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Difference Between Dementia And Alzheimers

Dementia is not a single disease but a general term, like heart disease, covering a range of specific medical conditions. The term dementia describes a range of specific medical conditions, including Alzheimers disease. In general, dementia describes disorders in which abnormal brain changes occur. These changes cause a decline in thinking skills that can impair independent function and daily life. Dementia also affects behaviour, feelings, and relationships. What is dementia disease? You can refer to our previous articles to find out the answer to this question.

With complex brain changes following cell damage, Alzheimers leads to dementia symptoms that steadily worsen. The main early sign of Alzheimers is difficulty learning new information because the disease typically affects the region of the brain associated with learning first.

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The Different Types Of Alzheimer’s Disease

Doctors distinguish between three types of Alzheimer’s diseases based on when people start experiencing symptoms. The three types are:

  • Early-onset Alzheimer’s disease
  • Late-onset Alzheimer’s disease
  • Familial Alzheimer’s disease

Early-onset Alzheimer’s disease shows up in people under the age of 65. Age is a significant risk factor for neurodegenerative disorders, which is why this type of Alzheimer’s is rare. It affects only about;5% of people;with Alzheimer’s.

Late-onset Alzheimer’s is far more common. This type of Alzheimer’s disease occurs in adults over age 65.

Scientists don’t think this type of Alzheimer’s is genetic. Instead, they believe that lifestyle factors and aging play a more significant role. Still, we need more research to know for sure.

FAD is the only type of Alzheimer’s disease that we know for sure is linked to genetics. It affects only about 1% of Alzheimer’s patients. And most of these patients also suffer from early-onset symptoms.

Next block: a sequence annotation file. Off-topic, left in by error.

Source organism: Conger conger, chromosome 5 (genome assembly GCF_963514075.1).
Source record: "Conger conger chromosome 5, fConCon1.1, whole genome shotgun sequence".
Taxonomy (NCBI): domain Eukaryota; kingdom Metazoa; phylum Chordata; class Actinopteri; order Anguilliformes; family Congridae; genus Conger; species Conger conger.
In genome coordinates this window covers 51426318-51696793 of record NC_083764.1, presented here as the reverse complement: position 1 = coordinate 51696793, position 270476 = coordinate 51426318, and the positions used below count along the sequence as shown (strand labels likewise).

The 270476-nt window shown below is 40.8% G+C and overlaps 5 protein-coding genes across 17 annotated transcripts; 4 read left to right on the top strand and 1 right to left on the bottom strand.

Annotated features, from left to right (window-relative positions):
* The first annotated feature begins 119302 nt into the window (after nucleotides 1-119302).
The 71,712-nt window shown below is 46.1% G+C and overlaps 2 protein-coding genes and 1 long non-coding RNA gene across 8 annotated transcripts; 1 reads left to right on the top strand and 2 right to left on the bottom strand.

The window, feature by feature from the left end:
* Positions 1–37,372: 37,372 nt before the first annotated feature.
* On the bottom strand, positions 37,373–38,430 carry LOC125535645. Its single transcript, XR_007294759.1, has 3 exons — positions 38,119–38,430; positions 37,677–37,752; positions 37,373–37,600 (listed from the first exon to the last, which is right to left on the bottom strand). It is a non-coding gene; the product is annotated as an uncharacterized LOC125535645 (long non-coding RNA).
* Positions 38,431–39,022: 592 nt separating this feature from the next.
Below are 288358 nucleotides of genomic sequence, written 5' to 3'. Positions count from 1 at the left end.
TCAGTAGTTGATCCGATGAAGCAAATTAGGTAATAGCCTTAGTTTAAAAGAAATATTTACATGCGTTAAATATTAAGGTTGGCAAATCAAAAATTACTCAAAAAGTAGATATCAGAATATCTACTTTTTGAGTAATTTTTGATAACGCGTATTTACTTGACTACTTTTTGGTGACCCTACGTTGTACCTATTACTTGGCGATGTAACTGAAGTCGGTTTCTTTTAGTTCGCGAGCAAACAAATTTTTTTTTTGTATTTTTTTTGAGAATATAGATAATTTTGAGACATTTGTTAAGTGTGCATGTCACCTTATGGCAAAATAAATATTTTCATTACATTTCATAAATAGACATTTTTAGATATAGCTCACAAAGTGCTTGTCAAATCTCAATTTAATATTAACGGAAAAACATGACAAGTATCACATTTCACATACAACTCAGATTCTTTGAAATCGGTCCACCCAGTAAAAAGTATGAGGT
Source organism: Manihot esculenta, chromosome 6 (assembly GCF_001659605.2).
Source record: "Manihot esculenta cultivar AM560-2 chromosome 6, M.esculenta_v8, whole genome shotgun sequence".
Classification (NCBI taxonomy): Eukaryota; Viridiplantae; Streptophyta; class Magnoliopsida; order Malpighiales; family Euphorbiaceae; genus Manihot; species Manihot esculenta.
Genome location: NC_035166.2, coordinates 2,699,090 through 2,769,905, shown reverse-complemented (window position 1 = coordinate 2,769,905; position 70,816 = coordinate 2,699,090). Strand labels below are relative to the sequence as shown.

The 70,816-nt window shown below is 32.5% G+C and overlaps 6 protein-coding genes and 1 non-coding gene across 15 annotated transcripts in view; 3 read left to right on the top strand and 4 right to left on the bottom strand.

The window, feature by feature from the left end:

Difference Between Alzheimers And Dementia

whats the difference between dementia and Alzheimers

Alzheimers disease and dementia are two terms that are often used interchangeably as many people believe that one means the other. In fact, the distinction between the two diseases often causes confusion on the behalf of caregivers, families and patients. Learn more about how the two diagnoses, while related, are remarkably different.

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Early Symptoms Of Dementia

The early symptoms of dementia can vary, but common ones include:

  • Problems with memory, particularly recalling recent events
  • Confusion increases
  • Depression or apathy
  • Having difficulty performing daily tasks.

If you or someone you know is experiencing memory problems, consult a doctor soon. Professional evaluation may uncover a treatable condition. And even if dementia is suspected, early diagnosis may allow a person to benefit most from available treatments.

Whats The Difference Between Dementia And Alzheimer’s Disease

Dr. Larry Lawhorne discusses the difference between dementia and Alzheimers disease. Click play to watch the video or read the transcript.

A very common cause of dementia is Alzheimer’s disease, accounting for 40 to 60 percent of all cases of dementia. But there many causes of dementia, such as vascular dementia, Lewy body dementia, normal pressure hydrocephalus and frontotemporal dementia. The most common after Alzheimer’s disease is vascular dementia. Vascular dementia occurs in a setting of high blood pressure, elevated cholesterol and other cardiovascular diseases. While Alzheimer’s patients lose function slowly, people with vascular dementia lose their ability to remember and think in a step-wise progression.